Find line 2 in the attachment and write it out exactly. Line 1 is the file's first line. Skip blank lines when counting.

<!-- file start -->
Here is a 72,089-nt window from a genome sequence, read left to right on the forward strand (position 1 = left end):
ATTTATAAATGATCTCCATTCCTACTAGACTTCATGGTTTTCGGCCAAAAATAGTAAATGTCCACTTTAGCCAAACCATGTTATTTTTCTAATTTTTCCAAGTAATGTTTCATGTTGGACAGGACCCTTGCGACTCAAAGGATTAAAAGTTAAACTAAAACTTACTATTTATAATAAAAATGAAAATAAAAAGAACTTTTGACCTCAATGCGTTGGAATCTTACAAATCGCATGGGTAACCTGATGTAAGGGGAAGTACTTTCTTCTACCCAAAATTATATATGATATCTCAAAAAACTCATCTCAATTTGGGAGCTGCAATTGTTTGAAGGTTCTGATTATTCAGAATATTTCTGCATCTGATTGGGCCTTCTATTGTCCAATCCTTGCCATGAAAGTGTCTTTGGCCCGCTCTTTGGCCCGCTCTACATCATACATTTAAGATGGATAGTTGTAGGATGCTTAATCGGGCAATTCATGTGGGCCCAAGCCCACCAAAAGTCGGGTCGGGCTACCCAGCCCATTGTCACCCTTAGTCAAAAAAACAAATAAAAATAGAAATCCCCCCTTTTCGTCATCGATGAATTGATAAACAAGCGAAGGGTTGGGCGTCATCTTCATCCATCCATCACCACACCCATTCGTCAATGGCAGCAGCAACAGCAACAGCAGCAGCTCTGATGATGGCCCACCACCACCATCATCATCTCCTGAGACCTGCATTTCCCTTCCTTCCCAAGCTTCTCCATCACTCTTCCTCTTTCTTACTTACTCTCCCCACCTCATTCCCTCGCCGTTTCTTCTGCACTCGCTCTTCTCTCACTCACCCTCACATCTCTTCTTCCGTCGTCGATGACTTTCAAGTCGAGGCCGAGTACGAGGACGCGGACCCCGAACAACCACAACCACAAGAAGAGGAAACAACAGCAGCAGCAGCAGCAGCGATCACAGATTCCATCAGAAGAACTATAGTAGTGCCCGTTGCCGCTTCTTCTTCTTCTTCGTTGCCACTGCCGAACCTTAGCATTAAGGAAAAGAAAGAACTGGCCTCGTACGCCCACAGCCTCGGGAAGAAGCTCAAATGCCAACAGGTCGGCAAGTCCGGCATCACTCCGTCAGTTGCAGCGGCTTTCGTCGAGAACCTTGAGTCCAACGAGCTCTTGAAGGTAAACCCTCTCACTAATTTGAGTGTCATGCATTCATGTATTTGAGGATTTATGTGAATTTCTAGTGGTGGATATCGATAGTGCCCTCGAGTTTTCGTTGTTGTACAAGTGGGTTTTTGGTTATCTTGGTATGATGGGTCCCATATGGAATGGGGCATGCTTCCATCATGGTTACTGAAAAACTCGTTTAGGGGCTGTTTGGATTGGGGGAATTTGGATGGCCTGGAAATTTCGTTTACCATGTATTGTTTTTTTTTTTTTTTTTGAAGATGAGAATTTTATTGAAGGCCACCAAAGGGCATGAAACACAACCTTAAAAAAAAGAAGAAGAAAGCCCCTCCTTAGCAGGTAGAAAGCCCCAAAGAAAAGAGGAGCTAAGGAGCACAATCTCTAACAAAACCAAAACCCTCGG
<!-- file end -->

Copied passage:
ATTTATAAATGATCTCCATTCCTACTAGACTTCATGGTTTTCGGCCAAAAATAGTAAATGTCCACTTTAGCCAAACCATGTTATTTTTCTAATTTTTCCAAGTAATGTTTCATGTTGGACAGGACCCTTGCGACTCAAAGGATTAAAAGTTAAACTAAAACTTACTATTTATAATAAAAATGAAAATAAAAAGAACTTTTGACCTCAATGCGTTGGAATCTTACAAATCGCATGGGTAACCTGATGTAAGGGGAAGTACTTTCTTCTACCCAAAATTATATATGATATCTCAAAAAACTCATCTCAATTTGGGAGCTGCAATTGTTTGAAGGTTCTGATTATTCAGAATATTTCTGCATCTGATTGGGCCTTCTATTGTCCAATCCTTGCCATGAAAGTGTCTTTGGCCCGCTCTTTGGCCCGCTCTACATCATACATTTAAGATGGATAGTTGTAGGATGCTTAATCGGGCAATTCATGTGGGCCCAAGCCCACCAAAAGTCGGGTCGGGCTACCCAGCCCATTGTCACCCTTAGTCAAAAAAACAAATAAAAATAGAAATCCCCCCTTTTCGTCATCGATGAATTGATAAACAAGCGAAGGGTTGGGCGTCATCTTCATCCATCCATCACCACACCCATTCGTCAATGGCAGCAGCAACAGCAACAGCAGCAGCTCTGATGATGGCCCACCACCACCATCATCATCTCCTGAGACCTGCATTTCCCTTCCTTCCCAAGCTTCTCCATCACTCTTCCTCTTTCTTACTTACTCTCCCCACCTCATTCCCTCGCCGTTTCTTCTGCACTCGCTCTTCTCTCACTCACCCTCACATCTCTTCTTCCGTCGTCGATGACTTTCAAGTCGAGGCCGAGTACGAGGACGCGGACCCCGAACAACCACAACCACAAGAAGAGGAAACAACAGCAGCAGCAGCAGCAGCGATCACAGATTCCATCAGAAGAACTATAGTAGTGCCCGTTGCCGCTTCTTCTTCTTCTTCGTTGCCACTGCCGAACCTTAGCATTAAGGAAAAGAAAGAACTGGCCTCGTACGCCCACAGCCTCGGGAAGAAGCTCAAATGCCAACAGGTCGGCAAGTCCGGCATCACTCCGTCAGTTGCAGCGGCTTTCGTCGAGAACCTTGAGTCCAACGAGCTCTTGAAGGTAAACCCTCTCACTAATTTGAGTGTCATGCATTCATGTATTTGAGGATTTATGTGAATTTCTAGTGGTGGATATCGATAGTGCCCTCGAGTTTTCGTTGTTGTACAAGTGGGTTTTTGGTTATCTTGGTATGATGGGTCCCATATGGAATGGGGCATGCTTCCATCATGGTTACTGAAAAACTCGTTTAGGGGCTGTTTGGATTGGGGGAATTTGGATGGCCTGGAAATTTCGTTTACCATGTATTGTTTTTTTTTTTTTTTTTGAAGATGAGAATTTTATTGAAGGCCACCAAAGGGCATGAAACACAACCTTAAAAAAAAGAAGAAGAAAGCCCCTCCTTAGCAGGTAGAAAGCCCCAAAGAAAAGAGGAGCTAAGGAGCACAATCTCTAACAAAACCAAAACCCTCGG